Once the dark chocolate bar is packaged, it is ready to be wrapped in order to be distributed and sold to consumers. The chocolate bar is typically wrapped in parchment paper or aluminum foil, and then placed in a box or other air-tight casing to ensure proper preservation of the product.
The box or wrapper is then affixed with a label which informs the consumer of the expiration date and nutritional information regarding the dark chocolate bar. Once packaged, the dark chocolate bar is then ready to be shipped and distributed to retailers, distributors, or any other seller.
Ready to Be Enjoyed
Once the dark chocolate bar finds its way to the consumer, they can then open the package and enjoy their delicious dark chocolate treat. Not only is dark chocolate a delicious way to end a meal, but consumers can feel good about enjoying a product that was created using fair-trade cocoa beans and had traveled around the world to reach their dinner plate.
Dark chocolate is one of the most pleasurable desserts. The production of dark chocolate takes dedication, science, and artistry that all come together to end up on the dinner plate. From the rainforest, to the cocoa processor, to the consumer's plate, dark chocolate has a long journey that is just as delectable as the product itself.
|Vitamin A||0.002 mg|
|Vitamin E||0.59 mg|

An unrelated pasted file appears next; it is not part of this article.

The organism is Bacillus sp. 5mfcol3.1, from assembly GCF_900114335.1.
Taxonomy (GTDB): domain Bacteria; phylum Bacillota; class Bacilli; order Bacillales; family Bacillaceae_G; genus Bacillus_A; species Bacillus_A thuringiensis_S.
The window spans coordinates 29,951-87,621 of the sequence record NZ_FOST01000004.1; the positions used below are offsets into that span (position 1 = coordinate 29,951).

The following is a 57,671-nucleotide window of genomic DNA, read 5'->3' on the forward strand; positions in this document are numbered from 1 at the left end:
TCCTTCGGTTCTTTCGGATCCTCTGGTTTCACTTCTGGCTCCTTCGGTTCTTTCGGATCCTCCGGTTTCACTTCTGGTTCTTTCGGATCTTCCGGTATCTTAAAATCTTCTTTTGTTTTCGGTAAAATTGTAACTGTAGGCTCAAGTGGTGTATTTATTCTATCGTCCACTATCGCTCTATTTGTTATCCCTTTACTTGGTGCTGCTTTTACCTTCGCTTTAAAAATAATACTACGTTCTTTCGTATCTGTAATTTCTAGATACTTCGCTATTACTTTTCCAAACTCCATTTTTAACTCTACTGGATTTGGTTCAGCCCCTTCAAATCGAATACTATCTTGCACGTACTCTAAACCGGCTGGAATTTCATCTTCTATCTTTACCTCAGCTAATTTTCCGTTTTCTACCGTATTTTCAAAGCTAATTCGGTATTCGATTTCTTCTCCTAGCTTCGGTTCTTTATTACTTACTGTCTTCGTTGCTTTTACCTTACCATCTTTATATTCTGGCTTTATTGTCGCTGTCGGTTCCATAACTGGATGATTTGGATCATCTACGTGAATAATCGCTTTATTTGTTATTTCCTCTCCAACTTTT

|Vitamin K||0.0073 mg|
|Vitamin B1||0.03 mg|
|Vitamin B2||0.08 mg|
|Vitamin B3||0.00105 grams|
|Vitamin B5||0.42 mg|
|Vitamin B6||0.04 mg|
|Vitamin B12||0.28 ug|
Daily Value 1.3 g
Daily Value 0.018 g
Daily Value 0.4 g
Daily Value 1.25 g
Daily Value 4.7 g
Daily Value 2.3 g
Daily Value 0.011 g
Daily Value 0.9 mg
Daily Value 0.0023 g
Daily Value 0.055 mg
|Total Sugars||24 grams||
|Caproic acid (6:0)||0.01 grams||
|Caprylic acid (8:0)||0.01 grams||
|Capric acid (10:0)||0.05 grams||
|Lauric acid (12:0)||0.02 grams||
|Myristic acid (14:0)||0.08 grams||
|Palmitic acid (16:0)||10.08 grams||
|Stearic acid (18:0)||13.63 grams||
|Arachidic acid (20:0)||0.41 grams||
|Behenic acid (22:0)||0.07 grams||
|Lignoceric acid (24:0)||0.04 grams||
|Butyric acid (4:0)||0.01 grams||
|Total Saturated fatty acids:||24.41 g|
|Oleic acid (18:1)||12.65 grams||
|Palmitoleic acid (16:1)||0.11 grams||
|Gadoleic acid (20:1)||0.02 grams||
|Total Monounsaturated fatty acids:||12.78 g|
|Omega-3 Alpha-linolenic acid (18:3)||0.03 grams||
|Linolenic acid (18:3)||0.03 grams||
|Linoleic acid (18:2)||1.22 grams||
|Total Polyunsaturated fatty acids:||1.28 g|
|Total Sterols:||0.13 g|
|Trans-monoenoic fatty acids||0.03 grams||
|Total Trans fat:||0.03 g|